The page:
We have seen a tremendous response to the peaceful protests triggered by Anna Hazare’s indefinite fast. People from all over the country, and even Indians living abroad, have shown their support for Anna Hazare and Jan Lokpal Bill by peacefully assembling and holding protest marches. He has united India across religions, caste, language or any other divisive factor. It is heartening to see India united for something other than cricket.
The number of people who have protested have been humungous by any standards. In Delhi and Mumbai each, more than a lakh people marched on 21 Aug 2011. Even in Bangalore, I have been hearing news of around 25000 or more people assembling daily. Similar stories are coming from other cities too, even smaller ones. While I don’t doubt that Anna has immensely resonated with the masses and given hope to millions of frustrated Indians, I also feel that going to a protest site is a very ‘easy and convenient‘ way of showing one’s support to Anna. A real test of commitment to Anna and his Gandhian methods of protest would be if we inculcate many of his preachings in our daily life.
Anna’s protest has been based on Gandhian principles of fasting and satyagraha. He has advocated the right of citizens to protest peacefully. He has asked people to pray for the ministers and the government. Gandhi ji also used fasting as a tool for punishing oneself so as to melt the hearts of your opponent and win him over to your side. But a big question to ask is, “Can the common man live by these principles?”
Gandhi’s whole philosophy is based on truth. In our everyday lives this would translate to questions like these
- Can we live our lives truthfully and honestly, at home and at work, in public and in private, with friends and with family?
- Can we pledge to follow the rules of the law and live like ideal citizens? Can we wear helmets every time we go out on a two-wheeler and can we not jump signals even if the roads are empty? (In the current movement, I have seen people on two-wheelers carrying the tricolor but without a helmet..)
Gandhian methods of satyagraha and living a simple life resonates from the principle of sacrifice as a means to purify the opponent. In real life, this principle would translate to questions like –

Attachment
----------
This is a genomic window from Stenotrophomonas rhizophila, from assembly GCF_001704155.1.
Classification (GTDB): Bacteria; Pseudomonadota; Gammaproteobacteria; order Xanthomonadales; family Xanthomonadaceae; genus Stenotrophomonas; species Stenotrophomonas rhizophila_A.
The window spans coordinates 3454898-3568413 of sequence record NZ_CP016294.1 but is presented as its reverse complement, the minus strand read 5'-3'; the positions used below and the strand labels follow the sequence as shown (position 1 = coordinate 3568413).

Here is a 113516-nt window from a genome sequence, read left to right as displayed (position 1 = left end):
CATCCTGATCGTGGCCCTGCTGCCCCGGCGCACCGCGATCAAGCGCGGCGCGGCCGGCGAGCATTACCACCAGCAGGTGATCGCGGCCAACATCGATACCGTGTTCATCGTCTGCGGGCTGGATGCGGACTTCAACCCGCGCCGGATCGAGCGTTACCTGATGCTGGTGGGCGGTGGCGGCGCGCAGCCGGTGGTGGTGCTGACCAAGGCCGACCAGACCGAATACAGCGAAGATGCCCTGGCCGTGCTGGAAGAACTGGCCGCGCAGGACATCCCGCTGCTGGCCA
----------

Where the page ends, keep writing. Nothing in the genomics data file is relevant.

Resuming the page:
- Can we pledge to not give any bribe to a cop, babu or a politician?
- Are we ready to suffer delays and other harassments which might occur when we refuse to pay bribes?
- Are we ready to sacrifice our personal comfort for the greater goal of a just society?
- Can we persist making these sacrifices and suffering even while others around us might not be doing so?
Love the Opponent
According to Gandhi, non-violence doesn’t only mean such in action, it is also meant in thoughts and words. To understand this, we need to ask ourselves questions like –
- Can we truly remove the thoughts of hatred from our minds for those who have been unfair to us?
- Can we love everyone alike, even our opponents, and demonstrate it in thought, word and deed?
- Can we hate the sin and not the sinner, and stand up against the sin but continue to love and forgive the sinner?
Equality and No Discrimination
The whole of Gandhi’s life and Anna Hazare’s work in Maharashtra has emphasized on the removal of untouchability and discrimination on basis of caste, language and social factors. The people of Ralegan Sidhi (Anna’s village) call it as a family and not as a village.
- Can we treat our fellow citizens as brothers and sisters and part of the same family?
- Can we look beyond our caste, language, economic status and love and treat each other alike?
- Are we ready to practice what Gandhi said, that we are all children of the same God, and any kind of discrimination would be reprehensible to Him?
What I am trying to say that while it is very easy and convenient to show and voice our support in Anna Hazare in a rally, it would be very demanding and challenging to practice what Anna is following in his daily life. We might have to suffer some short term difficulties and make some sacrifices, but we all know in our hearts that the long term benefits of such a life are always good and more fulfilling. And leave alone corruption, we would remove all or most of the ills that plague our society if we live by the principles by which Anna, and other Gandhi followers live by.
There is a famous Chinese proverb which I think has a very deep meaning which says – “Laws control the lesser man. Right conduct controls the greater one.” Can we answer YES to the questions I have listed above? Please leave your views and responses as comments below.. If there are any other questions you might want to add to the list, add them as comments too 🙂
Great…. I will practice at least 50% of his principles from now….
But, I hope, all the people who are supporting Anna Hazare now are nt true Gandhians…. its just they are supporting for the cause, because they are all struggling with corruption.
But true, if every one follows this, India will not be like this.
Good thoughts, as usual sumit. But i must say that i think this line of reasoning is incomplete.
I have tried to do this. when i wanted to get my driving license made i resolved to get it by fair means. After getting rejected twice on flimsy grounds, and heres the important part, NO HOPE of ever getting it in a fair manner i had to bow down to the system. The authorities had nothing to fear. no deadlines, no chance of some punishment and i had no redressal mechanism.
what u state is a theory and unfortunately its success depends on broad participation from everyone. Practically that is not going to happen unless people have a working, non-corrupt redressal mechanism where they can take their grievances and have a chance of getting heard.
the lokpal is not a magic bullet. for enemies it will be very easy to overwhelm it under a deluge of complaints. but still its one step ahead and first time gives the all important feeling of HOPE to people.